Freeville, N.Y. — A man has pleaded guilty to a felony after his girlfriend was found dead on the shoulder of a road in Tompkins County in November 2013.
Arthur Basso, 36, was charged with leaving the scene of a personal injury accident. Basso said that his girlfriend — Crystal Grobelny, 31, of Moravia — voluntarily left his moving vehicle, according to court documents.
Basso faces six months in jail, five years of probation and a $1,000 fine under a plea deal reached with prosecutors earlier this month.
Basso changes story
Basso was brought to the Tompkins County Sheriff’s Office shortly after Grobelny was found at around 7:05 a.m. on Nov. 10 near the intersection of West Dryden Road and Caswell Road by two passersby.
Basso told police that he hadn’t seen his girlfriend since the night before. He said that he had left her at the Hope Lake Lodge in Cortland.
But later on in the interview, according to court documents, Basso changed his story.
He then admitted that they had left the lodge together in his vehicle. He said that the girlfriend had “exited the vehicle while it was moving,” records say.
“Basso further stated that he looked for the woman after she exited the vehicle, but when he could not find her, he went back to his residence in Moravia, NY, to sleep,” court documents submitted by prosecutors say. “The defendant acknowledged that he did not report the incident.”
Grobelny was a mother raising a 6-year-old daughter. Her parents later told Syracuse.com that she had wanted to pursue a career in law enforcement
On Oct. 2, Basso entered into the plea deal, according to court documents. His court date — scheduled for today — was canceled as a result.
Court documents do not explain how or why Grobelny got out of the moving vehicle. She was dead by the time law enforcement arrived.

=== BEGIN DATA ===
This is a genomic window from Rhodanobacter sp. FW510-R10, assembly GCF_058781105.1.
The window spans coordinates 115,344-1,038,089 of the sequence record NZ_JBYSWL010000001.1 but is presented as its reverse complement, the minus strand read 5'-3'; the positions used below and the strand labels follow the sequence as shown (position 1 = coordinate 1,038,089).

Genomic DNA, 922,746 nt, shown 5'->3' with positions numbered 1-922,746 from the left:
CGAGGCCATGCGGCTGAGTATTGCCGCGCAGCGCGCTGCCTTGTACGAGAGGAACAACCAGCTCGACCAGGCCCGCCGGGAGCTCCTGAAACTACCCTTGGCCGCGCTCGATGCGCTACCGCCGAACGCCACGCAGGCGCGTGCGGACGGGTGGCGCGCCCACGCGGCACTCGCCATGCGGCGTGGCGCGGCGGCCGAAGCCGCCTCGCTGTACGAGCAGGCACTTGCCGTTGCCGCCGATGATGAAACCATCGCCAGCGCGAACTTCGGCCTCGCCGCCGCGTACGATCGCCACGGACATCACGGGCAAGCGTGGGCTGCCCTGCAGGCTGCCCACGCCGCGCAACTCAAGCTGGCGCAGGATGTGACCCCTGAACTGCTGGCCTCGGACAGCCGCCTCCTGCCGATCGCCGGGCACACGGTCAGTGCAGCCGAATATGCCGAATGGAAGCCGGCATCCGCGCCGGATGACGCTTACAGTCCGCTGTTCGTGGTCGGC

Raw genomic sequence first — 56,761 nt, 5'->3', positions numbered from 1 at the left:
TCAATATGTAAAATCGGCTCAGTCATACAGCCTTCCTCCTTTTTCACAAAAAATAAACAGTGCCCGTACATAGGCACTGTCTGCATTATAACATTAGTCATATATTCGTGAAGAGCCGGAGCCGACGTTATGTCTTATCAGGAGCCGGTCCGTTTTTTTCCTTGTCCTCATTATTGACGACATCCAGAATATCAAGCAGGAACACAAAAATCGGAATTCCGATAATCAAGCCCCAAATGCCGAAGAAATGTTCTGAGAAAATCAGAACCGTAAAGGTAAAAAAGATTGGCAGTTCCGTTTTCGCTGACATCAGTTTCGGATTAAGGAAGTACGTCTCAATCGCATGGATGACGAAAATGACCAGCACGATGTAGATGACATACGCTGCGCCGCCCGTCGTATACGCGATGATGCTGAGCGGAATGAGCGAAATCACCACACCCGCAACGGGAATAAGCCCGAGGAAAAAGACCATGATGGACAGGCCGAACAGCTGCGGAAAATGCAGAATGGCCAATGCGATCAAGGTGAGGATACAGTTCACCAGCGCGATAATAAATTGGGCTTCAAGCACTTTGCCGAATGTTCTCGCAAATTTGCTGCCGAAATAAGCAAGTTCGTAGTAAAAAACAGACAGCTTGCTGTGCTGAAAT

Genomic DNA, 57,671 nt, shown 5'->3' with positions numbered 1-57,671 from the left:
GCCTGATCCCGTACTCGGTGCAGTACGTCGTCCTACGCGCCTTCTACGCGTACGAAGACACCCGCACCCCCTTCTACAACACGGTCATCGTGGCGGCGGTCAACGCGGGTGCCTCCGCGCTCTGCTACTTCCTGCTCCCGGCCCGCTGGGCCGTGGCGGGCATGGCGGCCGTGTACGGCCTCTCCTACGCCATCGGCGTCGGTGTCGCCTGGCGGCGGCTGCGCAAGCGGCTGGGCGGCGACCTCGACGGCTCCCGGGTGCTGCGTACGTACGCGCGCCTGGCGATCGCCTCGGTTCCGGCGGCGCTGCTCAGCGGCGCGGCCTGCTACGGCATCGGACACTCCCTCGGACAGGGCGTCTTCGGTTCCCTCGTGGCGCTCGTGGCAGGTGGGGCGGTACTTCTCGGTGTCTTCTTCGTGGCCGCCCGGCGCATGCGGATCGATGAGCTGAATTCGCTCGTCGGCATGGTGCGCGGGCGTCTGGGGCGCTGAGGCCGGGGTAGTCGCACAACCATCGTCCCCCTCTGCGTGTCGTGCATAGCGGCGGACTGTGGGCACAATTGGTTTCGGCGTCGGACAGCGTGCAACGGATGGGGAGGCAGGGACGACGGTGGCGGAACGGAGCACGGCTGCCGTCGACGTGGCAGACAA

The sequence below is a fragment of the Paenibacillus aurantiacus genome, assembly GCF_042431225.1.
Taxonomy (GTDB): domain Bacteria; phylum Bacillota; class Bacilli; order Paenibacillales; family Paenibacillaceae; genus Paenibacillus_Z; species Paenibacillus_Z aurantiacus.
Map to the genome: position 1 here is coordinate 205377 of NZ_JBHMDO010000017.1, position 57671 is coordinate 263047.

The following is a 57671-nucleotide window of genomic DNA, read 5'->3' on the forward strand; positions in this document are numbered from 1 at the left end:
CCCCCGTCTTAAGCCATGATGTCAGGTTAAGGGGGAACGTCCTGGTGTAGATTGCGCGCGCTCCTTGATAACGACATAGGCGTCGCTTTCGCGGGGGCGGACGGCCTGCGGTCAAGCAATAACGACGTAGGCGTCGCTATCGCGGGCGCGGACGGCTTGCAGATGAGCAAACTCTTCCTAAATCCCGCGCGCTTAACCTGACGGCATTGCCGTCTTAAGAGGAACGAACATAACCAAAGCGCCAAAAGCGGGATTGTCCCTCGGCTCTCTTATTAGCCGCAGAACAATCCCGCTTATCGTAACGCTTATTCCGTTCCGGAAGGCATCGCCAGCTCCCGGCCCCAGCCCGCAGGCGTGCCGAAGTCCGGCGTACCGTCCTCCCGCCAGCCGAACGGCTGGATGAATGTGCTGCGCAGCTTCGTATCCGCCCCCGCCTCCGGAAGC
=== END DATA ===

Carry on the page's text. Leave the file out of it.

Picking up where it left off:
Defense tries to dismiss evidence
Basso’s lawyer, Ithaca attorney James Baker, tried getting the charges dismissed with a series of reasons.
Here are six of the claims Baker made:
— The grand jury proceeding against Basso occurred without the right number of jurors.
— Documents were improperly subpoenaed.
— The prosecutor “injected his personal opinions or beliefs” into the grand jury hearings.
— The prosecutor presented hearsay evidence.
— The prosecution didn’t call a witness who the grand jury asked to hear from.
— Basso’s statements were obtained “in violation of the defendants’ privilege against self-incrimination.”
Prosecutors later responded that there was nothing wrong with the grand jury proceeding and that Basso had willingly consented to a search of his cell phone.
Here’s Basso’s criminal record, according to prosecutors:
— DWAI in Moravia in 1998.
— A $100 fine for public lewdness in October 2004.
— 3 years of probation in June 2005 for a DWI conviction in Cayuga County.
1 year anniversary
According to court documents, Basso admitted the following to police:
— He and Grobelny had been celebrating their 1 year anniversary that night. They were driving in his 1990 Van.
— Grobelny was in the front passenger seat.
— “The defendant doesn’t believe he even had time to slow down prior to her getting out.”